Federal Budget Cuts and the Future of the IPCC

The House has voted to cut off $2.3 million in U.S expenditure contributing to the production of the IPCC Reports on climate change mitigation and adaptation.   The easy interpretation of this choice is that this is another “Al Gore snub” (see my earlier posts on political ideology and the climate change debate).   What is the social cost of cutting off the IPCC?   Climate Bloggers will continue to blog, climate scientists will continue to publish.   But, who is the “authority” with the ability and the credibility to aggregate up all of this dispersed, diverse information into an executive summary that my mother will sit down and read?   I have had mixed feelings about the quality of the IPCC reports that focus on human impacts.   The authors appear to be too aware that they were writing a document with political implications.    Overall, I oppose the Republican cutoff of funds but it is a valid question to ask what is the IPCC’s core mission and is it optimized for achieving this goal?

Author: Matthew E. Kahn

Professor of Economics at UCLA.

6 thoughts on “Federal Budget Cuts and the Future of the IPCC”

  1. The Intergovernmental Panel on Climate Change (IPCC) is the leading international body for the assessment of climate change. It was established by the United Nations Environment Programme (UNEP) and the World Meteorological Organization (WMO) to provide the world with a clear scientific view on the current state of knowledge in climate change and its potential environmental and socio-economic impacts. . . . The IPCC is a scientific body. It reviews and assesses the most recent scientific, technical and socio-economic information produced worldwide relevant to the understanding of climate change. It does not conduct any research nor does it monitor climate related data or parameters.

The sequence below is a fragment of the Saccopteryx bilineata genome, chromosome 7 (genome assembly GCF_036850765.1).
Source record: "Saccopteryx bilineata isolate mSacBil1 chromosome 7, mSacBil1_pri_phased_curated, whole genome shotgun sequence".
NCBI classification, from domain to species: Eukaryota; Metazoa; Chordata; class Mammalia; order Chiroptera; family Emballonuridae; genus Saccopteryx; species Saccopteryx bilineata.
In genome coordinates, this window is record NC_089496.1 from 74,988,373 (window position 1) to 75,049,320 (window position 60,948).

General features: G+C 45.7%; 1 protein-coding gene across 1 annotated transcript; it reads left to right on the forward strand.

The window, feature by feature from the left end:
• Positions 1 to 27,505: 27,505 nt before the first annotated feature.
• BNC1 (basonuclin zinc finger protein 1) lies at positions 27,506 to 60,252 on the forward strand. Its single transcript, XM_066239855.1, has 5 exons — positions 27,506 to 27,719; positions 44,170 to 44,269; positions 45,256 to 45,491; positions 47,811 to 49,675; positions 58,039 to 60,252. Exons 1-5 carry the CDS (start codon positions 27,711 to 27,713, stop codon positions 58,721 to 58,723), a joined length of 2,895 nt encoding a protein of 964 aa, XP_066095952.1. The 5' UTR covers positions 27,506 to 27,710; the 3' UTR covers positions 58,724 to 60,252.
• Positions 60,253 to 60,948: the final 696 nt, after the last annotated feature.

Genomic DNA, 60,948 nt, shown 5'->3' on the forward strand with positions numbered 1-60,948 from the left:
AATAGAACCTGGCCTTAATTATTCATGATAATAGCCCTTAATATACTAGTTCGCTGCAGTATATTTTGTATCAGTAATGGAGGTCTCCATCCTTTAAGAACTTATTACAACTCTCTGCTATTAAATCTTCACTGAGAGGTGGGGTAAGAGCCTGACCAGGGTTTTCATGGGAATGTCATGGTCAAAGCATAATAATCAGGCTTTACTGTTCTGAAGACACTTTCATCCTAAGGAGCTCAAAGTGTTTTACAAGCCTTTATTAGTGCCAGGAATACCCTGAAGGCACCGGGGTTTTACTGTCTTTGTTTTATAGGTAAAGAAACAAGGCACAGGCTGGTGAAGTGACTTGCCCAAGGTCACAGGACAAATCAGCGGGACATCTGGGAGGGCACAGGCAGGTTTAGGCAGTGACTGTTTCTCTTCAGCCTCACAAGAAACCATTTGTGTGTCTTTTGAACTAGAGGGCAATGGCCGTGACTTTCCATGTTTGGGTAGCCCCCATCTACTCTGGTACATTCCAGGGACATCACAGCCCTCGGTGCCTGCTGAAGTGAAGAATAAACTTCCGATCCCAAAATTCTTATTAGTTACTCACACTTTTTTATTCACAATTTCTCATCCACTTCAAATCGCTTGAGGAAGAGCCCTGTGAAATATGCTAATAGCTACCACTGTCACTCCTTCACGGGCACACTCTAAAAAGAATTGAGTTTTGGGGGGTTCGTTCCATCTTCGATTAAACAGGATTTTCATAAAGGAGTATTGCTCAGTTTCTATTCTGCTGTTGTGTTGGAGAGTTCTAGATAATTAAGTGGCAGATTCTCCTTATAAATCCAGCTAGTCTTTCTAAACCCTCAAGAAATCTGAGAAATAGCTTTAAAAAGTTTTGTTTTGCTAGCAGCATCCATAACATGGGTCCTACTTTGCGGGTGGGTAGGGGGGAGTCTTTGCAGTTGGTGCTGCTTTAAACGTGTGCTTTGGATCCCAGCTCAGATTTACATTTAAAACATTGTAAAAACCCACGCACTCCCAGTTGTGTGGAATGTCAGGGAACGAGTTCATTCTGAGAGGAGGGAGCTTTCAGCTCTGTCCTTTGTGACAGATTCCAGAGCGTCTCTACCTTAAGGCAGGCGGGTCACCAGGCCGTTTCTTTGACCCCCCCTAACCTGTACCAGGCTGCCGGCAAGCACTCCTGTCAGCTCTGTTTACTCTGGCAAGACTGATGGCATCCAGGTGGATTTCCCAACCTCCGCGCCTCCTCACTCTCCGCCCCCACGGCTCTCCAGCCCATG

“Thousands of scientists from all over the world contribute to the work of the IPCC on a voluntary basis. Review is an essential part of the IPCC process, to ensure an objective and complete assessment of current information. IPCC aims to reflect a range of views and expertise. . . .

    “The work of the organization is . . . policy-relevant and yet policy-neutral, never policy-prescriptive.”

    Sounds utterly impossible to me. Policy-relevant, yet policy-neutral? What’s “neutral”?

    And, the U.S. is contributing $2.3 million!? That’s not enough to pay the internet connection bill.

    Of course, we could leave funding to the Koch brothers, Halliburton, and Exxon/Mobil — surely that will produce optimal results! Free market and all that.

  2. Thomas Franks. The Wrecking Crew. Explains it clearly and well.

    Those who claim to be acting on a man date are pro-business and anti-scientific findings that interfere with certain favored businesses. It happened in this country before. It is happening now. It will pass, with damage to our country and ecosystems. It likely will happen again before the end of the century depending upon what is left then.

    Nonetheless, in my view the IPCC represents the voice of the scientists participating. Sadly, the vast majority of them were not trained to communicate with the public, the media, with decision-makers. Thus industry has fairly successfully undermined the work of the IPCC in this country. In saner, more mature countries, the mission seems to be going a little better. But true leadership is lacking so not much will be done before it is too late to reverse conditions that will lead to ecosystem decline. And thus a decline in our quality of life, and a decline in many other things for the poor.

  3. “. . . acting on a man date . . .” Sounds gay.

    The one point on which I might be persuaded to join a demurral would be on the precedent for the centralization of authority. If the economists could be persuaded to break free of their libertarian cant for a moment, they might strike a blow for decentralization and diversity, generally, and for mechanisms and processes for aggregating information assessments that work better than committee meetings and plenary sessions.

  4. Policy-relevant, yet policy-neutral? What’s “neutral”?

    Dr. Kahn gets at this with the idea that:

    The authors appear to be too aware that they were writing a document with political implications.

    Suppose an asteroid were about to hit the earth. You wouldn’t want a document that engaged in lots of anti-asteroid hysteria. You’d want to present both sides of the issue, and let people make up their own minds.

  5. Any time you give likelihoods of temperature increases, that tends to have an impact on people. If people don’t want those impacts, we often mediate societal changes through politics. With ~7B on the planet, that is likely the best way we have figgered out how to do things.

  6. The GOP are opposed to science full stop, with the solitary exception of medicine, which gives them the hope of an eternity of whining about their cruel struldbrug fate.

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